In 1906, a Zulu chief named Bambata staged another African uprising this time against the British who had annexed the Zululand in 1887.
From 1910, when the union of South Africa was created and the Afrikaners gained political control of South Africa, Africans lost all the political privileges they previously enjoyed like ability to vote and contest parliamentary seats.
Africans founded independent churches and formed organizations like the Orange River Organization.
Factors for the growth of African nationalism in South Africa.
Formation of the African National Congress, 1912
Opposition to the Natives Land Act led to the formation of the South African Native National Congress (renamed the African National Congress [ANC] in 1923) by South Africa's educated African elite in a meeting at Bloemfontein on January 8, 1912.
As a result of the League’s activities, violent confrontations between ANC and the government broke out in 1952 in Witwatersrand, Kimberley and Eastern Cape.
The Congress of the People and the Freedom Charter
In 1952, Albert Sisulu became the president of the organization and presided over the ‘congress of the people’ which adopted the ‘Freedom Charter’ on June 25 and June 26 1955.
The congress drew 3,000 delegates from;
After adoption of the charter, in 1956 the police arrested 156 leaders, including Luthuli, Mandela, Tambo, Sisulu, and others, and put them on trial for treason in a court case that dragged on for five years.
The Pan-Africanist Congress and Sharpeville.
The Africanists, led by Robert Sobukwe, criticized the ANC for allowing itself to be dominated by 'liberal-left-multi-racialists”. They formed their own organization, the Pan-Africanist Congress (PAC) in 1959. In March 1960, the PAC began a national campaign against the pass laws. One such demonstration outside the police station at Sharpeville, the police fired on the demonstrators, killing at least 76 of them and wounding 186. Approximately 18,000 demonstrators were arrested, including the leaders of the ANC and the PAC, and both organizations outlawed.
The ANC and the PAC Turn to Violence.
Prohibited from operating, both the ANC and the PAC established underground organizations in 1961. The militant wing of the ANC, Umkhonto we Sizwe (Spear of the Nation), targeted strategic places such as police stations and power plants. Poqo (Blacks Only), the militant wing of the PAC, engaged in a campaign of terror, targeting in particular African chiefs and headmen believed to be collaborators with the government and killing them.
17 Umkhonto leaders, including Walter Sisulu were arrested at Rivonia farm house. Along with Nelson Mandela, they were tried for treason. Albert Luthuli was confined by government to his rural home in Zululand until his death in 1967. Tambo escaped from South Africa and became president of the ANC in exile. Robert Sobukwe of Poqo was jailed on Robben Island until 1969 and then placed under house arrest in Kimberley until his death in 1978. The Johannesburg railway station bomber, John Harris, was hanged.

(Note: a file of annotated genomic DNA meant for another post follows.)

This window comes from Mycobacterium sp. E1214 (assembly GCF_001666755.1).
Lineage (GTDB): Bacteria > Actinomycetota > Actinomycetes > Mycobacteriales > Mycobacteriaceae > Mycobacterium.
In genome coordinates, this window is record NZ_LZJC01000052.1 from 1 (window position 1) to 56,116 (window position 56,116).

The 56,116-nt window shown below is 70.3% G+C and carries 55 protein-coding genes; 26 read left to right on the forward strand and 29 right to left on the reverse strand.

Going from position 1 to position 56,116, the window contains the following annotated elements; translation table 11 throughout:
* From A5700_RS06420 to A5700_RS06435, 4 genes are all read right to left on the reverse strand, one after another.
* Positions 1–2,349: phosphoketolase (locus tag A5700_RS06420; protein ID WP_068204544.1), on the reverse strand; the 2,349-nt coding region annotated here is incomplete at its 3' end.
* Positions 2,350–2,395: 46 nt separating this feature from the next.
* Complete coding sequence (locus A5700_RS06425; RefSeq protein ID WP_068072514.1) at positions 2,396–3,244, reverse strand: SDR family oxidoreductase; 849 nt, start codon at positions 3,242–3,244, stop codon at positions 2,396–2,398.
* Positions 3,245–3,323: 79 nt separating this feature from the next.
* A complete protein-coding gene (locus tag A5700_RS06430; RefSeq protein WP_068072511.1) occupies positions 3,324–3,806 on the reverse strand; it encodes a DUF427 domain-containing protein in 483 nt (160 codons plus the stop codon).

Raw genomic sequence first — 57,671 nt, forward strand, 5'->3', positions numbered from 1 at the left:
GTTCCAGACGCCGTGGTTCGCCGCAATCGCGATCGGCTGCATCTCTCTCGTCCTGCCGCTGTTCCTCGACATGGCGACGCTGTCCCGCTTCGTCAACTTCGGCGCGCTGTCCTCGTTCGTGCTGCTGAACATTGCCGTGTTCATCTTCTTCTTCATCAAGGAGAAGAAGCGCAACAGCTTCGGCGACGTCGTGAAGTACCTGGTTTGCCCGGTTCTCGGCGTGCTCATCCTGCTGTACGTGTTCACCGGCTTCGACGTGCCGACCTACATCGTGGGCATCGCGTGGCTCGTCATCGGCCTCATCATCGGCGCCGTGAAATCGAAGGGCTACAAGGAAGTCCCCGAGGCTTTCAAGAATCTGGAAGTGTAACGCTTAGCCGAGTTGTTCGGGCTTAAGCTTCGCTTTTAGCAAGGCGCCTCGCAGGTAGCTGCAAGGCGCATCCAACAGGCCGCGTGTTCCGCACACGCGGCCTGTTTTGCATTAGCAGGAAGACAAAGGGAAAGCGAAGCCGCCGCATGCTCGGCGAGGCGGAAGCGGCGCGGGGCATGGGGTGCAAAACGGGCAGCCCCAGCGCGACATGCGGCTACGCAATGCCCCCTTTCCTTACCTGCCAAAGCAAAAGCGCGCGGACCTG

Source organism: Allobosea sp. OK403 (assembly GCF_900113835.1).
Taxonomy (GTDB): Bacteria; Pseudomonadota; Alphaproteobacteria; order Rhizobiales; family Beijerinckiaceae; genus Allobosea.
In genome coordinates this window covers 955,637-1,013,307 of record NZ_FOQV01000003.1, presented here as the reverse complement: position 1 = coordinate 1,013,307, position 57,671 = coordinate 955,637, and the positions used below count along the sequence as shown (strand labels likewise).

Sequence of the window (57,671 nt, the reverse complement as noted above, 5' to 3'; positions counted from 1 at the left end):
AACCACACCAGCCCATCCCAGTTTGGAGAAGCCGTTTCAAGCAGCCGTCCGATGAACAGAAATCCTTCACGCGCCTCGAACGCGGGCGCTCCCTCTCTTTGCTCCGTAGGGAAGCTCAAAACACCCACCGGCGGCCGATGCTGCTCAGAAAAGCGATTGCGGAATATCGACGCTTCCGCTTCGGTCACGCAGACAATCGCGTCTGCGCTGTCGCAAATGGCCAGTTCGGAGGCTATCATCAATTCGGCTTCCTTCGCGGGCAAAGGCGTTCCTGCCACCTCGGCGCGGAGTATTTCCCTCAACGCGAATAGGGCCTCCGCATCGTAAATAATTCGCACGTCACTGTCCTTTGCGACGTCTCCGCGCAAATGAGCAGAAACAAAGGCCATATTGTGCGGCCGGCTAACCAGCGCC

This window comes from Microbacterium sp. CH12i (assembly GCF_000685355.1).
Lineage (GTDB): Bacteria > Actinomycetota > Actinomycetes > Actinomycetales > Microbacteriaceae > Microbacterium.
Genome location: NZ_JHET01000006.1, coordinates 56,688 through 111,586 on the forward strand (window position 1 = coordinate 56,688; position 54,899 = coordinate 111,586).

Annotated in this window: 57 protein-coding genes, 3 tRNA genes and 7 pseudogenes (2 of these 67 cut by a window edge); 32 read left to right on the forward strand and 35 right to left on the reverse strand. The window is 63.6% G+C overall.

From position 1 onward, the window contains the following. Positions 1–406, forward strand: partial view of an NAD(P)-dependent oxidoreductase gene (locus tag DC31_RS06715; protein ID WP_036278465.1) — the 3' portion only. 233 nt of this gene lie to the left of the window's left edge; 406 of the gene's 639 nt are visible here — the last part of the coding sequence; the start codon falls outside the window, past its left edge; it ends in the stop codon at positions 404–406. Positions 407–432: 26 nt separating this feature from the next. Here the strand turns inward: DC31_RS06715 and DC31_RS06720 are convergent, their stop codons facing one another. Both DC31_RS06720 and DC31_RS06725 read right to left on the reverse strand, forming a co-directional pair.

The Black conscious movement - Soweto, 1976.
The peak of African nationalism in South Africa.
In 1983, P.W. Botha's government proposed establishment of separate houses of parliament for each racial group. In place of the single House of Parliament were;
Black trade unions meanwhile resorted to economic and political protests. For example, The National Union of Mineworkers (NUM), formed in 1983 by Cyril Ramaphosa, successfully brought work in mines to a stop in a dispute over wage increases. By end of 1985, 879, fatalities and 8000 arrests were linked to political unrest. ANC and UDF were banned.
Meanwhile, Supporters of the Zulu-dominated Inkatha Freedom Party (IFP) and the banned ANC clashed in an upsurge of "black-on-black" violence that would cause as many as 10,000 deaths by 1994.
President Botha resigned under pressure on August 14, 1989, the Electoral College named de Klerk to succeed him in a five-year term as president. In October 1989, De Klerk released Walter Sisulu and others except Mandela. He announced on February 2, 1990, the impending release of Mandela and unbanning of the ANC, the PAC, and the SACP, and the removal of restrictions on the UDF and other legal political organizations.
Mandela was released on February 11, 1990, at age 71 after 27 years in prison. ANC officials elected Mandela deputy president in March 1990, under ailing president, Oliver Tambo. Between June 5, 1991 and June 17, 1991, the government repealed the pillars of apartheid, the Land Act of 1913, the Group Areas Act of 1950 and Population Registration Act of 1950, (the most infamous, which had authorized the registration by race of newborn babies and immigrants). Most international sanctions were lifted soon after the Population Registration Act, Group Areas Act, and Land Acts were repealed.
In mid-1992 due to escalating violence, by IFP supporters on ANC sympathizers in Boipatong delayed the process of negotiation for elections. On March 5, 1993, Chris Hani, the popular general secretary of the South African Communist Party (SACP), was murdered threatening the process again.
On April 12, 1994, a team headed by former British foreign secretary Lord Carrington and former United States secretary of state Henry Kissinger attempted in vain to break the logjam that was keeping the IFP out of the elections. However, on April 19, Buthelezi--under intense pressure from trusted local and international figures—including a Kenyan diplomat professor Washington Okumu, relented and agreed to allow the IFP to be placed on the ballot.
When the elections finally took place on schedule, beginning on April 26, 1994, ANC won 62.6 percent of the vote; the NP, 20.4 percent; and the IFP, 10.5 percent. Mandela was unanimously elected president by the National Assembly on May 9, 1994, in Cape Town. He was inaugurated on May 10 at ceremonies in Pretoria.
Key South African Nationalists: